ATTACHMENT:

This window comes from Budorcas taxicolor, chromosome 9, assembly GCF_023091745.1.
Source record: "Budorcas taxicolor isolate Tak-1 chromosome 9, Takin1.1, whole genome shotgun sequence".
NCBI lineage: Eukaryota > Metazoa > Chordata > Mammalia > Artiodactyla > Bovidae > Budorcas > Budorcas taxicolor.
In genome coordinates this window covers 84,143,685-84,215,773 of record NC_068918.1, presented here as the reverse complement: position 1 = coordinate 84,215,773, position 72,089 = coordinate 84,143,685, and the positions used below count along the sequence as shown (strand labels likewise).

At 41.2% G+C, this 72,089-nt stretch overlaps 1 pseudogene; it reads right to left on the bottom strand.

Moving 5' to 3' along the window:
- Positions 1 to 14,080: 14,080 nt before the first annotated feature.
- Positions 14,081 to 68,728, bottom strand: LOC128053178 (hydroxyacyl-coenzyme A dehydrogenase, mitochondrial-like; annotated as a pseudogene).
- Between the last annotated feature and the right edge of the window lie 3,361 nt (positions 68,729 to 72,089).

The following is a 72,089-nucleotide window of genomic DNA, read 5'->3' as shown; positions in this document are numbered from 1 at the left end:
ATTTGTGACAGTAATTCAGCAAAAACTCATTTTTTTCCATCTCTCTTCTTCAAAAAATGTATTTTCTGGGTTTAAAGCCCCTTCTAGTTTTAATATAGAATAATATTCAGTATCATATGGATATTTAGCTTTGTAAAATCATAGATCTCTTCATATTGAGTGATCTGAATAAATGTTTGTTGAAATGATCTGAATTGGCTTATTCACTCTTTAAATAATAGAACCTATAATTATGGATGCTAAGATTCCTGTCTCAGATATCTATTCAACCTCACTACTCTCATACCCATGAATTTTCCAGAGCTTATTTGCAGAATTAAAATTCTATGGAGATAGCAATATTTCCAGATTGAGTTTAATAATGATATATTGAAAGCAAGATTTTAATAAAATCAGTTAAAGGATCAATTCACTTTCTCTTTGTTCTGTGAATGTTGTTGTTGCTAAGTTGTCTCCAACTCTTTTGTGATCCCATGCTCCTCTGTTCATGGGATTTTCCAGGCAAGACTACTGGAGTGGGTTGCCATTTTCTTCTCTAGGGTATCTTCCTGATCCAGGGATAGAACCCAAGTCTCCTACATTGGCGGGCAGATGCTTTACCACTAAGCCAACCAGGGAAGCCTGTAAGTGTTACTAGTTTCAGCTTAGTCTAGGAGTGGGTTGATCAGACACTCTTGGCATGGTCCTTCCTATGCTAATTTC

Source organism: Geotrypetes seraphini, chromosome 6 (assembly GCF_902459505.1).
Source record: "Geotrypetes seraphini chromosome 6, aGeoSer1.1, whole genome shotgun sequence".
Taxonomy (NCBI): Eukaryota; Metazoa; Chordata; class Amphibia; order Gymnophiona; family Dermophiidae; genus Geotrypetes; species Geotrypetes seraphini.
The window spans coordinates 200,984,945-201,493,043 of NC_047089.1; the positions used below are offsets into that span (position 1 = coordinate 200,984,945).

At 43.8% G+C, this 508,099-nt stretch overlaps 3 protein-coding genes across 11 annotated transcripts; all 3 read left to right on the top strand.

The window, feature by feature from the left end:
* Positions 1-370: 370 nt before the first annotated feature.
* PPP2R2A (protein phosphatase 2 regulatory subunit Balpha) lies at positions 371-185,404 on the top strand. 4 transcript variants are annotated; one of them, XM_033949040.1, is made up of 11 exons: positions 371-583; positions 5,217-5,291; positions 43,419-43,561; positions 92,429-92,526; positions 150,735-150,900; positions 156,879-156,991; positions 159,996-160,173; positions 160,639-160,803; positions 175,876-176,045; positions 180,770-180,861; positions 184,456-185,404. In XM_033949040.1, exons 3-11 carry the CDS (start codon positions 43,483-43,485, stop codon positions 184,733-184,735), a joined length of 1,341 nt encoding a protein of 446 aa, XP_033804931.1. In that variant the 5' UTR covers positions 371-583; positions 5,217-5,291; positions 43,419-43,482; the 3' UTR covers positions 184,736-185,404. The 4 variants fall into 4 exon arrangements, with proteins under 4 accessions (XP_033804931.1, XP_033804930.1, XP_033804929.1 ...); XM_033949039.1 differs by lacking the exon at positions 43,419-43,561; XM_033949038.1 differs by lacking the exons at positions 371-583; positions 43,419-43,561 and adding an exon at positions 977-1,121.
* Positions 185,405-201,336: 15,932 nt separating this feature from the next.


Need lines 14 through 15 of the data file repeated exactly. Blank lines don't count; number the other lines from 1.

Taxonomy (NCBI): Eukaryota; Metazoa; Chordata; class Amphibia; order Gymnophiona; family Dermophiidae; genus Geotrypetes; species Geotrypetes seraphini.
The window spans coordinates 200,984,945-201,493,043 of NC_047089.1; the positions used below are offsets into that span (position 1 = coordinate 200,984,945).